Contestants of season 8 of The Biggest Loser lost hundreds of pounds. Yes, hundreds.
But then, they gained it back. Some of them are even heavier now than before the show.
Did they stop exercising? Nope.
Did they start to binge-eat again? The researchers don’t think so.
A recent study may help to shed some light on why drastic and rapid weight loss is not sustainable.
Danny Cahill was the winner of season 8 of The Biggest Loser. The dude is a stud. He started at a whopping 430 pounds.
At the end of the show, he was down to a lean, athletic 191 pounds.
Sadly, over the next year, he gained back 100 pounds of the lost weight.
Chris Haston/NBC Universal via Getty; Trae Patton/NBC Universal, via Getty
Danny was not alone in his struggle to maintain the weight he had lost.
Kevin Hall, a federal researcher followed success stories of the biggest loser for up to 6 years after the show. The results he found are disheartening.
Although many still exercise and eat healthier than before the show, the weight is still coming back on.
The problem, Hall says, is their metabolism. Most of the contestants are now burning 400-1000 less calories per day than someone of their size would be expected to burn.
Sean Aglaier is a music pastor at a church in Charlotte North Carolina.
Sean made an amazing transformation, losing over 250 pounds during The Biggest Loser.
Now, he has gained all of the lost weight back and then some. He now burns about 500 calories less per day than would be expected for a man his size.
He said “I feel cheated…it’s kindof like hearing you have a life sentence.”
BEFORE and AT FINALE Credit: Chris Haston/NBC Universal via Getty;Trae Patton/NBC Universal via Getty
Hall says, “this is a subset of the most successful dieters. If they don’t show a return to normal in metabolism, what hope is there for the rest of us?”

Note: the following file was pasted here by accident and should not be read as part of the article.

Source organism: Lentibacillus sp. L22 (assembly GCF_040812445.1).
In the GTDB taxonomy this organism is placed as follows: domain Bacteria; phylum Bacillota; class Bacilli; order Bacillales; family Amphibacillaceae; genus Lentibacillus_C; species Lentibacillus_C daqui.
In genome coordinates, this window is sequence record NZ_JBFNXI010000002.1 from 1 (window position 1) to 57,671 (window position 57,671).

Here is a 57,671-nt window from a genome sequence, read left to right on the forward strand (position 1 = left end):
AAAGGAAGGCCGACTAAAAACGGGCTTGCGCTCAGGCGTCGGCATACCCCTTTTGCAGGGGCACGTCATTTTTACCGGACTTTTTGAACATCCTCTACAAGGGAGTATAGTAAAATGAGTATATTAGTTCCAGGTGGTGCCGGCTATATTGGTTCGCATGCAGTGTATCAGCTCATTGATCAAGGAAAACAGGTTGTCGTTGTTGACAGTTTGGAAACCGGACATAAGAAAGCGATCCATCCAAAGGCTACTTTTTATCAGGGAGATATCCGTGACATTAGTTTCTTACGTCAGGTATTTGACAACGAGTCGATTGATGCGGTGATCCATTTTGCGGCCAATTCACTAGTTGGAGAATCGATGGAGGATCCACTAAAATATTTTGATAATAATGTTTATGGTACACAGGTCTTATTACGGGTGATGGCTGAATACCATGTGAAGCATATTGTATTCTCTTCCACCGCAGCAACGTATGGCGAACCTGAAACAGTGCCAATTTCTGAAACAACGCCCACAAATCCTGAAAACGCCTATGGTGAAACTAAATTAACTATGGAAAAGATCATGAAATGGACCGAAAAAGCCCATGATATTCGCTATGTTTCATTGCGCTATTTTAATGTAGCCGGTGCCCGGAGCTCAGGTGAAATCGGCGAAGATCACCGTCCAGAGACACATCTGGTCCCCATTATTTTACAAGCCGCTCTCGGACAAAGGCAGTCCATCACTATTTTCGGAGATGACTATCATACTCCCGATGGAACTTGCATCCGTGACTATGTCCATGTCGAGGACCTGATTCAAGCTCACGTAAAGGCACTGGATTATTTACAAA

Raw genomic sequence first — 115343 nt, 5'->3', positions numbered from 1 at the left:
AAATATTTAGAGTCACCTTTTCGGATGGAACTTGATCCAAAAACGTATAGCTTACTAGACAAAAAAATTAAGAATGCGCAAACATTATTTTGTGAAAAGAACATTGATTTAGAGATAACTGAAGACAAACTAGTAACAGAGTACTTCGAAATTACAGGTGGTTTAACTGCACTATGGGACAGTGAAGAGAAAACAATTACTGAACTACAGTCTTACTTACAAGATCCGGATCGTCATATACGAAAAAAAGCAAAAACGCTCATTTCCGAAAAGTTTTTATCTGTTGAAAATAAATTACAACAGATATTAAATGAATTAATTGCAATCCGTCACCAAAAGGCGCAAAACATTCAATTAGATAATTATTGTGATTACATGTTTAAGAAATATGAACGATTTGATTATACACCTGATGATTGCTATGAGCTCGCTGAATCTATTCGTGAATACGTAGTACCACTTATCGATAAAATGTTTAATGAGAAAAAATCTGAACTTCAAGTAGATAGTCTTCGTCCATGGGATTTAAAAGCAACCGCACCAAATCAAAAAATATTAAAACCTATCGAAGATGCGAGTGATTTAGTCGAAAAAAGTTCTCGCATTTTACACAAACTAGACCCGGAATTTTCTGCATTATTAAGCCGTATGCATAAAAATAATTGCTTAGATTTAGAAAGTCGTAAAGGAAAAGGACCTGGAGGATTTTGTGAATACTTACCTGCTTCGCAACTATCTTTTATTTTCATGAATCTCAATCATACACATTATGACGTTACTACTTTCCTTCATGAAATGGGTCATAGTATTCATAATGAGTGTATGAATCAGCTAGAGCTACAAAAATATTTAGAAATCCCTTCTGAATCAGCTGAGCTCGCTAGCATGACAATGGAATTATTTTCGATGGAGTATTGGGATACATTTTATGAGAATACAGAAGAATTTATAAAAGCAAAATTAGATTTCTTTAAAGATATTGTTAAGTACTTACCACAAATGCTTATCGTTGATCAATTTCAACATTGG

This is the problem. I wouldn’t consider these dieters “successful”. Yes, they lost a TON of weight. But, they did it with a drastic crash-diet and over-exercising. It’s totally normal and expected for the body to respond by going into ultra energy conservation mode.
When you go on a low-calorie diet and pair it with intense and long exercise sessions, your body will freak out. Our bodies become very efficient (read: very few calories burned at rest).
My answer to Kevin Hall, is that people should not be going on diets or exercise-regimens like contestants of the biggest loser.
Not only is The Biggest Loser strategy unfeasible in the long-haul, it’s also detrimental to long-term success.
How to go on a diet and succeed (long-term)
With our 30-Day Village Fitness Challenge, we want to help people lose weight. Even more than lose weight, we want to help our clients develop habits that will keep them lean long after the diet is over. There are a few aspects of the Biggest Loser diet and exercise program which are destructive. Here are a few of the big ones.
Too much exercise
Exercise is great. In the right amount, exercise, especially lifting weights, can help facilitate weight loss.
When an overweight and sedentary person goes from nothing to 2+ hours of exercise per day, the weight initially falls off. The first week, it’s 15 pounds, then 10, then 5. Their often down 30 pounds in the first month! They feel great and think they’ve found the answer.
Eventually, weight-loss stalls completely. Frustration sets in and they give up.